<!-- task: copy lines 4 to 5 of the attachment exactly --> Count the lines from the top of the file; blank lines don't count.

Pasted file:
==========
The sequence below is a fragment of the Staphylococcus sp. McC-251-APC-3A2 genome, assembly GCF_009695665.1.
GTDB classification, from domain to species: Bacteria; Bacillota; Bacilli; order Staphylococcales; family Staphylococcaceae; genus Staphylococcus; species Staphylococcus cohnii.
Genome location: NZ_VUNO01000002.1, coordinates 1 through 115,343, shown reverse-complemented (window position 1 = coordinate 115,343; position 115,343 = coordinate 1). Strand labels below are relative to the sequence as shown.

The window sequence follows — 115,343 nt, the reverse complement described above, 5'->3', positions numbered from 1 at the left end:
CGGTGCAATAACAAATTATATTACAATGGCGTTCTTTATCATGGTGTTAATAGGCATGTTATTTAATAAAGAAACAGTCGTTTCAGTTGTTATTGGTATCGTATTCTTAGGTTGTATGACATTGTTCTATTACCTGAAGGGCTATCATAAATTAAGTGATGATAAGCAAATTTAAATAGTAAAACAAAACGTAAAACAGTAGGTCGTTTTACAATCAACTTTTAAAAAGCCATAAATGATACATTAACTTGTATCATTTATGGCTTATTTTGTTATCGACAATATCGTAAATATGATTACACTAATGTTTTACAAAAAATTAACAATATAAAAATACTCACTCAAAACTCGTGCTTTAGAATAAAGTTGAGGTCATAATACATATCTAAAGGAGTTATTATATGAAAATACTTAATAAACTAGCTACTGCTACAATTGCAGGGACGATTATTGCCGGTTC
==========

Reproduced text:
The window sequence follows — 115,343 nt, the reverse complement described above, 5'->3', positions numbered from 1 at the left end:
CGGTGCAATAACAAATTATATTACAATGGCGTTCTTTATCATGGTGTTAATAGGCATGTTATTTAATAAAGAAACAGTCGTTTCAGTTGTTATTGGTATCGTATTCTTAGGTTGTATGACATTGTTCTATTACCTGAAGGGCTATCATAAATTAAGTGATGATAAGCAAATTTAAATAGTAAAACAAAACGTAAAACAGTAGGTCGTTTTACAATCAACTTTTAAAAAGCCATAAATGATACATTAACTTGTATCATTTATGGCTTATTTTGTTATCGACAATATCGTAAATATGATTACACTAATGTTTTACAAAAAATTAACAATATAAAAATACTCACTCAAAACTCGTGCTTTAGAATAAAGTTGAGGTCATAATACATATCTAAAGGAGTTATTATATGAAAATACTTAATAAACTAGCTACTGCTACAATTGCAGGGACGATTATTGCCGGTTC